It is hard to predict when the sadness and solemnity will hit you when you visit Pearl Harbor. For me it was when we set out on the Navy vessel across the channel that on a December morning in 1941 turned into hell on earth, a bloody chaos of explosions and smoke and fire and bombs.
December 7 is Pearl Harbor Day, and 2014 will mark the 73rd anniversary of the attack that brought the United States into World War II. Ceremonies will be held at the Pearl Harbor Historical Sites on the island of Oahu in Hawaii, honoring the more than 2,000 American servicemen killed that day as well as those who survived the destruction.
The ceremonies—another purpose of which is to keep the memory of these events alive to younger generations of Americans—are a poignant and emotionally charged experience for those who attend. But a trip to Pearl Harbor is well worth it any time of the year.
We went in August as part of a family vacation filled with the usual Hawaiian pleasures of beaches, sun, snorkeling, surfing and shave ice. I had been there as a boy, and now as a grown man I wanted my three children to see the place that had meant so much to their late grandfather, a Navy battleship radio technician who had come through Pearl Harbor on his way to fighting the Japanese in the South Pacific.
More than 1.5 million people a year visit the Pearl Harbor Visitor Center, which includes two museums and outdoor exhibits. Also part of this national monument area are the Pacific Aviation Museum, the Battleship Missouri Memorial and the USS Bowfin Submarine Museum—all sites of historical significance and worthy of your time.
But for our family, probably like most people, the emotional centerpiece of our trip began with a sensitive and well-made 25-minute documentary narrated by actress Jamie Lee Curtis. This film, which describes the events leading up to the attack, the attack itself and its aftermath, is shown in the Pearl Harbor Memorial Theatre. From there we quietly boarded a United States Navy vessel that took our group across the water to the USS Arizona Memorial.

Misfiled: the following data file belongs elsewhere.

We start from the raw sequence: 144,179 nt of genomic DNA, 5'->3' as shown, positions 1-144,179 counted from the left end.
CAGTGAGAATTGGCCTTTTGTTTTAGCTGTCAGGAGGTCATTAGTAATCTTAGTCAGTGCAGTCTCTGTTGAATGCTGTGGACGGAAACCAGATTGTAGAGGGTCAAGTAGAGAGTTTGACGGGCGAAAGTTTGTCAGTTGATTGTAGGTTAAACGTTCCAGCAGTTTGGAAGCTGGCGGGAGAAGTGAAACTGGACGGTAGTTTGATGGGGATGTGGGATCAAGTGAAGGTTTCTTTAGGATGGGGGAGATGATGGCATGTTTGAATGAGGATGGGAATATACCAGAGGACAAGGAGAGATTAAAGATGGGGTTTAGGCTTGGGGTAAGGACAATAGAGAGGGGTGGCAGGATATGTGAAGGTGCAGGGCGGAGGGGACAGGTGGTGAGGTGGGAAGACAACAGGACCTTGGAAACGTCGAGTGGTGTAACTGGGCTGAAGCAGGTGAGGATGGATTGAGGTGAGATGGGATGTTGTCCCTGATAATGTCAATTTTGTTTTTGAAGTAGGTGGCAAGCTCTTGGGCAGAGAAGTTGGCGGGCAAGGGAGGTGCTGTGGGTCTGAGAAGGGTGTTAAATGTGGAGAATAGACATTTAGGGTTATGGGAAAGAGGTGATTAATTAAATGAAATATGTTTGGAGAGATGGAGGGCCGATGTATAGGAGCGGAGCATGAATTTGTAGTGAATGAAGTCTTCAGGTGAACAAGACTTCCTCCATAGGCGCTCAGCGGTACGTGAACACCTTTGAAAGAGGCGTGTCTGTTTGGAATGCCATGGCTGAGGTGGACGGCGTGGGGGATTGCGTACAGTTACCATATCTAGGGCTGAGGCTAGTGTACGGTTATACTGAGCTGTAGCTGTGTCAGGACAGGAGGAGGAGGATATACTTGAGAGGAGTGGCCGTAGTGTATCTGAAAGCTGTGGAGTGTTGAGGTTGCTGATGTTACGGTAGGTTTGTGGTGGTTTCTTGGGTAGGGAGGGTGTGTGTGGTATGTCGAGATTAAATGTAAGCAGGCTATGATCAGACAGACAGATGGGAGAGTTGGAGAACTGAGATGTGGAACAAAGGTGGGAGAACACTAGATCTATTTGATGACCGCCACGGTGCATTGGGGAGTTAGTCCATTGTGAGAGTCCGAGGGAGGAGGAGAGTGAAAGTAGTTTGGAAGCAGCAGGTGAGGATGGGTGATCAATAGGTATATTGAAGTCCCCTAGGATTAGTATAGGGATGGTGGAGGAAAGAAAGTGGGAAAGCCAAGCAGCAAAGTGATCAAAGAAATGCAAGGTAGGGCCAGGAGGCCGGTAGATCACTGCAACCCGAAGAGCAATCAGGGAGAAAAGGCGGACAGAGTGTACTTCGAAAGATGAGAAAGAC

Less than 200 feet long, the memorial is a radiant white structure that is as beautiful as it is simple. I looked over at my family as we approached. No one was saying a word. Nothing needed to be said.
Designer Alfred Preis said his aim was to create an atmosphere of “serenity” in which people could tune into their own feelings in their own way. Mission accomplished. Stepping from the boat onto the memorial, we were left to ourselves to contemplate what we were seeing: the rusted remnants of the USS Arizona that were still sticking above the water and below the surface, the darkened hull of the sunken battleship.
The ship remains where it went down, as do many of the 1,177 crewmen who were on board that morning and who did not live to see another one. At the back of the memorial stands a marble wall that lists the names of all the fallen—“the gallant men here entombed,” as it says. It is impossible not to be moved. Also moving is a small granite block of names on one side of the wall. These are servicemen who were also on board the USS Arizona that day but who survived. They lived their lives and decades later, per their requests, they were buried with their fallen brothers-in-arms in these sacred waters.
After an appropriate interval, visitors are asked to leave the memorial, get back on a Navy boat, and return to the visitor center. The entire experience takes about 75 profoundly well-spent minutes, including the movie. Tickets are free. Reservations are strongly recommended. Some walk-up tickets are made available each day, but the best strategy is to go to the World War II Valor in the Pacific website, operated by the National Park Service, and book the day and time of your tour as soon as you know when you will be in Honolulu.